An untagged new(!) green sea turtle on Eleuthera
Thanks to the ongoing commitment of supporters like you, the end of 2019 marks the completion of 6 years of continuous study of sea turtles in The Bahamas. Unfortunately, this year was the most challenging season yet, as a deadly turtle-specific virus continues to spread amongst the islands, and Hurricane Dorian devastated the country after making landfall on Great Abaco Island in September.
Prior to Hurricane Dorian, new research on Abaco was going especially well, with volunteer teams tagging over 200 turtles, including several loggerhead and hawksbill turtles, which are not seen very often on Eleuthera. This massive undertaking established an excellent baseline population for the long-term recapture studies planned for the following years.
With the help of four graduate students, lead scientist Dr. Brooks was able to dedicate one full month of data collection to studying the fibropapillomatosis disease, collecting data from over 80 turtles in Abaco and Andros, as well as turtles on Eleuthera. This is the first extensive study of its kind in the region, and will provide important data on the spread and impacts of the disease that will be used to try to identify possible treatment or management strategies.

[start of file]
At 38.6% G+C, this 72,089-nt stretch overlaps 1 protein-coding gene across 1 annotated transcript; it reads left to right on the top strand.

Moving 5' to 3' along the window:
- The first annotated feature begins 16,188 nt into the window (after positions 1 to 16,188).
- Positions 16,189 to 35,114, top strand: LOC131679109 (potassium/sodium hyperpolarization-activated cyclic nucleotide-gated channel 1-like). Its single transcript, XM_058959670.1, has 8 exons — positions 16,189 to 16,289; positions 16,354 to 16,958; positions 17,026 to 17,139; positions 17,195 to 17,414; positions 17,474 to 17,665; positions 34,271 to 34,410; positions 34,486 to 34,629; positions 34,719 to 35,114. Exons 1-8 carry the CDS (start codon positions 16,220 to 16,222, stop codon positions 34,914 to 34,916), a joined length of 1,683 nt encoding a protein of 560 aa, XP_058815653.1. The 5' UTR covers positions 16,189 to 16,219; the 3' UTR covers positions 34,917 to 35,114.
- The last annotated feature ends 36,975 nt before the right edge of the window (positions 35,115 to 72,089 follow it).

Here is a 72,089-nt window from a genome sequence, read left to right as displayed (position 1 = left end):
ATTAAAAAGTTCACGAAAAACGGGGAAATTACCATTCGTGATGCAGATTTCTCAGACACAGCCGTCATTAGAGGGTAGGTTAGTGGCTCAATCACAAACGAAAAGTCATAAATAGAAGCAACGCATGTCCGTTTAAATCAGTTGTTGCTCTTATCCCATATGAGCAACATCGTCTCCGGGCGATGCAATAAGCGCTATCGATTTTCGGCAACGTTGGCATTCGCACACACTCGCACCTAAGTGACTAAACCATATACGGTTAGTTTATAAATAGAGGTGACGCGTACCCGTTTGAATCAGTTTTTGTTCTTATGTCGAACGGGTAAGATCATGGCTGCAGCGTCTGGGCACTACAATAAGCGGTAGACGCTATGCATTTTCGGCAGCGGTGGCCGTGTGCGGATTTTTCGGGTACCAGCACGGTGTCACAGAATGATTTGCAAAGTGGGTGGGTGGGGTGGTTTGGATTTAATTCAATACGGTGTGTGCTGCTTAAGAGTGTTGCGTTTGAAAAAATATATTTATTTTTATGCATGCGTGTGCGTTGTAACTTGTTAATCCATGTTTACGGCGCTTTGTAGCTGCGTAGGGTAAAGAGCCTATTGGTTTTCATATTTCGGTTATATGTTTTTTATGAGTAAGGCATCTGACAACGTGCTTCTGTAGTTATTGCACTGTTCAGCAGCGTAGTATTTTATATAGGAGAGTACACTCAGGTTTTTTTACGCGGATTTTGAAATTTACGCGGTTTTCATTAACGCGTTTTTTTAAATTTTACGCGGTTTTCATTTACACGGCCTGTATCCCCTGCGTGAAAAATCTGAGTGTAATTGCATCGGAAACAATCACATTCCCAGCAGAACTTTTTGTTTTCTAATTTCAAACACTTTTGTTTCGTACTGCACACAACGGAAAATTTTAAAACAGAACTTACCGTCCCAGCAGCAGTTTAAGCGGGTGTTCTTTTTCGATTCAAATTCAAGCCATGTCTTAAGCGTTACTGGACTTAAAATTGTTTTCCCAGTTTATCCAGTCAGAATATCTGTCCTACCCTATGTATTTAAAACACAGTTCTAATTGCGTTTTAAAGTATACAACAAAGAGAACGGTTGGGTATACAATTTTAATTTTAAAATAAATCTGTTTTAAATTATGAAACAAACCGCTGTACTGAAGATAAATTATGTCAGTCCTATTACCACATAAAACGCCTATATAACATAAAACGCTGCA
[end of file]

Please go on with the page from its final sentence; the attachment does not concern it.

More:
Dr. Brooks’ complete analyses and findings from all of these activities will be released early next year. In the meantime, as Boston gets colder and darker every day, we are looking forward to returning to The Bahamas in 2020, when Earthwatch will continue data collection on Eleuthera and Great Exuma, and support rebuilding and humanitarian efforts on Great Abaco however we can.
As sea turtles remain under threat from fishing, pollution, coastal development, pollution, and climate change, every year’s worth of data collected is critical to our complete understanding of each species, and brings us closer to identifying the most effective protection strategies. Earthwatch must raise almost $500,000 in donations annually in order to fully fund Tracking Sea Turtles in the Bahamas and other important marine conservation efforts around the world. This means that none of this work would be possible without the generous commitment from donors like YOU. Thank you for your steadfast commitment to protecting endangered sea turtles.
On behalf of Earthwatch’s scientists, staff and board, Happy New Year!
Director of Annual Giving & Planned Giving
These teen volunteers helped tag over 200 turtles!
Always nice to see such a large, healthy turtle!
Volunteers also study sea turtle habitat for clues
Dr. Brooks holds a juvenile green sea turtle